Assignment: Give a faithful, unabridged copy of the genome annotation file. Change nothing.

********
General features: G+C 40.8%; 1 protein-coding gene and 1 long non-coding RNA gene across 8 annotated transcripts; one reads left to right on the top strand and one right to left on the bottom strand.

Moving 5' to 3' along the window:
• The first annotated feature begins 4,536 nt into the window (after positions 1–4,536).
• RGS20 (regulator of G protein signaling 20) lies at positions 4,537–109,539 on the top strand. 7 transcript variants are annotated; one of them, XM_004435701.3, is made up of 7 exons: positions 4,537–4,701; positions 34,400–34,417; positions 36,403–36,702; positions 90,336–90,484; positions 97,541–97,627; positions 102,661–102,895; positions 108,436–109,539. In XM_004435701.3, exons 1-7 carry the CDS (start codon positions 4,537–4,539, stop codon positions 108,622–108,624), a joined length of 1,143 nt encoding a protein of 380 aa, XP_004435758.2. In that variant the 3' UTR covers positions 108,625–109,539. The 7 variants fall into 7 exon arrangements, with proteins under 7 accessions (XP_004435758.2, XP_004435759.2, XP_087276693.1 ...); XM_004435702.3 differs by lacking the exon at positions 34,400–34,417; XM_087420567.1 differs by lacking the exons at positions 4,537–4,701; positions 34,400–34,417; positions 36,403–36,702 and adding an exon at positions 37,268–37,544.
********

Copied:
General features: G+C 40.8%; 1 protein-coding gene and 1 long non-coding RNA gene across 8 annotated transcripts; one reads left to right on the top strand and one right to left on the bottom strand.

Moving 5' to 3' along the window:
• The first annotated feature begins 4,536 nt into the window (after positions 1–4,536).
• RGS20 (regulator of G protein signaling 20) lies at positions 4,537–109,539 on the top strand. 7 transcript variants are annotated; one of them, XM_004435701.3, is made up of 7 exons: positions 4,537–4,701; positions 34,400–34,417; positions 36,403–36,702; positions 90,336–90,484; positions 97,541–97,627; positions 102,661–102,895; positions 108,436–109,539. In XM_004435701.3, exons 1-7 carry the CDS (start codon positions 4,537–4,539, stop codon positions 108,622–108,624), a joined length of 1,143 nt encoding a protein of 380 aa, XP_004435758.2. In that variant the 3' UTR covers positions 108,625–109,539. The 7 variants fall into 7 exon arrangements, with proteins under 7 accessions (XP_004435758.2, XP_004435759.2, XP_087276693.1 ...); XM_004435702.3 differs by lacking the exon at positions 34,400–34,417; XM_087420567.1 differs by lacking the exons at positions 4,537–4,701; positions 34,400–34,417; positions 36,403–36,702 and adding an exon at positions 37,268–37,544.